One of the big unknowns about the Trump presidency is this: Will Trump prove to be ideologically different from congressional Republicans when it comes to big policy questions that directly impact his blue-collar white base, as he strongly suggested he would throughout the campaign?
Or will Trump go along with congressional GOP priorities, in ways that ultimately work against his own voters’ interests?
A new study from the Center on Budget and Policy Priorities provides an interesting way to look at these questions.
The study’s key finding is that the largest group that is lifted out of poverty by government safety net programs is made up of working-class whites. To oversimplify, the study used 2014 census data to measure the impact of a number of tax and transfer programs, such as food stamps, tax credits and housing subsidies, on adults of working age. The result punctures the stereotype that such safety net programs primarily benefit minorities:
Wonkblog’s Tracy Jan has a piece that explains the methodology in detail. The immediate political significance of this is that in the past, congressional GOP budgets have deeply cut into such government programs. But in the past, Republicans didn’t control both the White House and Congress. Now they do. Which means that if Republicans do the same thing again, and this budgeting becomes reality, it could hit working-class whites disproportionately hard.
As Isaac Shapiro, the lead author of the study for the liberal-leaning group, tells Jan:
Working-class whites drawn to President Trump’s campaign may be particularly hard hit by the policies of the Trump administration and congressional Republicans, Shapiro said …
“A missing element of the political conversation has been the degree to which government programs are important to the working class in general, and the white working class in particular,” Shapiro said. “Many of these programs could be the subject of dramatic cuts over the next year. Rather than helping the working class address their basic needs and escape from poverty, the potential political agenda is going to push precisely in the opposite direction.”
As Ron Brownstein points out, the coalition that keeps congressional Republicans in power is increasingly dependent on working-class whites, which in theory should create a dilemma for those Republicans. The study’s results, notes Brownstein, “underscore the challenge Republicans face reconciling their ideological determination to shrink the federal government with the practical needs of their increasingly working-class coalition.”
But we’ve seen already that House Republicans vote for budgets that slash programs that benefit these voters. Yet as Brownstein also points out, Trump, too, won the presidency with truly overwhelming working-class white support, and indeed, Trump appears to be driving ever more working-class whites into the Republican coalition.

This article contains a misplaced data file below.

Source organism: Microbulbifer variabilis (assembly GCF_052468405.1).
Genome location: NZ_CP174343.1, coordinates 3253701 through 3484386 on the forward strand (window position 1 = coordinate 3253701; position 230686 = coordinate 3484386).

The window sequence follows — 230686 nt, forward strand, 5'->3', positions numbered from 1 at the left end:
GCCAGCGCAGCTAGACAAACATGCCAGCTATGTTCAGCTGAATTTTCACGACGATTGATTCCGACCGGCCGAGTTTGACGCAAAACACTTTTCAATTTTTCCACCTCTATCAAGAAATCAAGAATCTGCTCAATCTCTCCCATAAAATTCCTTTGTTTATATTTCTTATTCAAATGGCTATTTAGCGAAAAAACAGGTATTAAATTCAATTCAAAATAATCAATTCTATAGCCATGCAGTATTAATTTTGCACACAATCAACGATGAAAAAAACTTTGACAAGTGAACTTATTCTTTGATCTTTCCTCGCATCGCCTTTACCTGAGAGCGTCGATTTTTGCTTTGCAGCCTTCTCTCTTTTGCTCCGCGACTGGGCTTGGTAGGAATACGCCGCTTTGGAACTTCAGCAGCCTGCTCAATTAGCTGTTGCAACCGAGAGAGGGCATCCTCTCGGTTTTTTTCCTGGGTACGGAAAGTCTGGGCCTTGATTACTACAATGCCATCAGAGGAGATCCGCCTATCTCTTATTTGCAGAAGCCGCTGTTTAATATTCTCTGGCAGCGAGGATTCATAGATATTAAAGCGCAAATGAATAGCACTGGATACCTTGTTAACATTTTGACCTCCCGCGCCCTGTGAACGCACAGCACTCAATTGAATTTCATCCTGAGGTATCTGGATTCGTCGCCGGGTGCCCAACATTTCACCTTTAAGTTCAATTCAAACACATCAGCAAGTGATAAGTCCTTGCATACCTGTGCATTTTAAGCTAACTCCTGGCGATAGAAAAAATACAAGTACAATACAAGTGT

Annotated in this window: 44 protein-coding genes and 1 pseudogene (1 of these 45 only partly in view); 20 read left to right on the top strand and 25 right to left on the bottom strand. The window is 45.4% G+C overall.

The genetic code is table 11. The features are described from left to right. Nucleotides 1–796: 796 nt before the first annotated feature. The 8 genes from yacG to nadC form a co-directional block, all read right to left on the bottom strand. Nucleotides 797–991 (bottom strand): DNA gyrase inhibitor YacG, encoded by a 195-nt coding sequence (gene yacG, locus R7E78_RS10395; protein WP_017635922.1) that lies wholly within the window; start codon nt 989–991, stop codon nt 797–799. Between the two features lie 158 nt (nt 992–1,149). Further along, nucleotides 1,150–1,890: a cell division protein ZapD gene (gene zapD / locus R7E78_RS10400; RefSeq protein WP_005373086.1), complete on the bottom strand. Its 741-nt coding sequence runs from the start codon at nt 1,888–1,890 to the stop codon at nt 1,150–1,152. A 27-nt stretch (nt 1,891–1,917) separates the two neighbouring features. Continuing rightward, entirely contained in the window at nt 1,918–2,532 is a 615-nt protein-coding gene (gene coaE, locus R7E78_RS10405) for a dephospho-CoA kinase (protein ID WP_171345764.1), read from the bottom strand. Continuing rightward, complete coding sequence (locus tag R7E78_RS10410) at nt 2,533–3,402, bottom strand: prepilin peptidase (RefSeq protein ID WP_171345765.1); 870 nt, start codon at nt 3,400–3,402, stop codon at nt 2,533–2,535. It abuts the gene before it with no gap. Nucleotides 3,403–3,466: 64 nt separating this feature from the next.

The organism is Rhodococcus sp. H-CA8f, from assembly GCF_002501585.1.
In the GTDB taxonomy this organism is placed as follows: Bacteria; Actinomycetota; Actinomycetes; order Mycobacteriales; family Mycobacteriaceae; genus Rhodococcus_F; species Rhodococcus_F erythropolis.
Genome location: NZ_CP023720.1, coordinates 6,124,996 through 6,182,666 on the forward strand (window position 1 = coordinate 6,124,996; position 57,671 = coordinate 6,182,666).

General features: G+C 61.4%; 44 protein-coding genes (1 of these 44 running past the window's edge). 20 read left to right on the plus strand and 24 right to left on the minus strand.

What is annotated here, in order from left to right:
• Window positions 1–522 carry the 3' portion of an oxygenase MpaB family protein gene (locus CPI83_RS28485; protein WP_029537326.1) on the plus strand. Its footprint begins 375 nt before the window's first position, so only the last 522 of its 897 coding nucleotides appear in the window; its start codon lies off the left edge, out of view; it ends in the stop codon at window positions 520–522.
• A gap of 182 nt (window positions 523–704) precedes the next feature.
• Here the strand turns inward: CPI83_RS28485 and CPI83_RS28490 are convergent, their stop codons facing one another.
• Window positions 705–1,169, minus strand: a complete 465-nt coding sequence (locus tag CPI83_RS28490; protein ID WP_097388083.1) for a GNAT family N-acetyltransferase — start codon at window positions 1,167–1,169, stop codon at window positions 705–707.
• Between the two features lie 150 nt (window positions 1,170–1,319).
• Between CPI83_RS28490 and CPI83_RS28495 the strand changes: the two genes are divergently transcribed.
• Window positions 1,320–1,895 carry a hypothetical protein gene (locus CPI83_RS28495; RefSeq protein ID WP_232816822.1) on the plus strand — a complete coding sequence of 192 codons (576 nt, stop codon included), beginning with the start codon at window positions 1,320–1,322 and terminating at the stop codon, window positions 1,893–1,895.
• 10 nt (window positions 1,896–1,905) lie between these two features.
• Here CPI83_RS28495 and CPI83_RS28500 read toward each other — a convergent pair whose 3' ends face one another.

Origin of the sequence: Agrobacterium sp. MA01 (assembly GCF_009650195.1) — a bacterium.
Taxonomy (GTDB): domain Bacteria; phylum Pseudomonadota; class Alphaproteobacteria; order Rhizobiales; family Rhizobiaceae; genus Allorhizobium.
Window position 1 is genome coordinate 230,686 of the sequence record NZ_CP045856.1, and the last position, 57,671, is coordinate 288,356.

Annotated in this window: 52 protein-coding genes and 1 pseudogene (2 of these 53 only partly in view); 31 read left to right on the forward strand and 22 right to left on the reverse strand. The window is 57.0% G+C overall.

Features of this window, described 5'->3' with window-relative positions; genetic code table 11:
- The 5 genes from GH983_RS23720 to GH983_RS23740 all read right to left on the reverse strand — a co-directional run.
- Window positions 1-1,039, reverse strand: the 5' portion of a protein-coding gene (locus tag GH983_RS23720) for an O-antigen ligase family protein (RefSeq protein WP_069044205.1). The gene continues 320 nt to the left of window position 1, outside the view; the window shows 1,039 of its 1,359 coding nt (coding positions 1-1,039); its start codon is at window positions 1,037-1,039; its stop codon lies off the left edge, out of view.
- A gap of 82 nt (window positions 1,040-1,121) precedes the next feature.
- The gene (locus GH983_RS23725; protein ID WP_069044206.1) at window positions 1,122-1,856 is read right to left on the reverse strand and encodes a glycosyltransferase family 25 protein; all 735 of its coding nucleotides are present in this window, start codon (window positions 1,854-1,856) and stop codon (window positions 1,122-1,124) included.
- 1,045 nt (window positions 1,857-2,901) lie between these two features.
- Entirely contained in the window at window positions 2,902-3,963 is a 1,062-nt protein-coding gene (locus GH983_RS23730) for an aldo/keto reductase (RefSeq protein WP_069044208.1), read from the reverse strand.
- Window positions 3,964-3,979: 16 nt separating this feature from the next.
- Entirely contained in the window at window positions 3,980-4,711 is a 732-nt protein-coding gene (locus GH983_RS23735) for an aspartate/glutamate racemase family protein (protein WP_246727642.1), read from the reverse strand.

Not only that, but Trump has also repeatedly held himself up as ideologically different from congressional Republicans — and the GOP — on matters involving the economic interests of working-class whites. He has vowed not to cut Medicare and Social Security. He has promised to renegotiate our trade deals in ways that will help those workers, bucking GOP orthodoxy (though it remains unclear whether his renegotiations will actually be good for workers).
And while it’s true Trump did vow to repeal Obamacare, he also sent strong signals to working-class white voters that he is not ideologically hostile to a robust government role in providing health care to people who lack it, such as them. Congressional Republicans want to repeal the Affordable Care Act, and their replacement is likely to kick many millions off of coverage. If Trump goes along with them, that could disproportionately hurt non-college-educated, lower-income whites, too: Recent Gallup data shows that the uninsured rate has fallen by disproportionately large amounts among them.
We don’t yet know what Trump will do on all those fronts. But now we can add anti-poverty programs into this mix. Will Trump go along with GOP budgets that cut them in ways that harm his voters?
Now, one could of course point out that Trump promised working-class whites not merely government help, but also jobs. Trump campaigned on a promise to bring manufacturing and coal jobs roaring back to Appalachia and the industrial heartland. As Mike Konczal recently observed, Trump relentlessly told these voters that the old-style blue-collar jobs he restored would be enough to lift them to a more prosperous future. This was far more appealing than being told that the economy has evolved; their jobs are not coming back; and they’ll need government help to soften the blow (or transition to other employment).
If Trump can deliver on that, then maybe his voters won’t need such government help anymore. But the question is: What happens if he doesn’t? One very plausible outcome is that Trump does not deliver on the promise to bring all those jobs roaring back and he ends up going along with congressional GOP cuts to a safety net that is meant to help those who have been economically stranded. That would be a doubly cruel outcome.
Now, maybe that won’t happen. Maybe Trump will, in the end, buck GOP budgeting orthodoxy. I guess we’ll soon find out.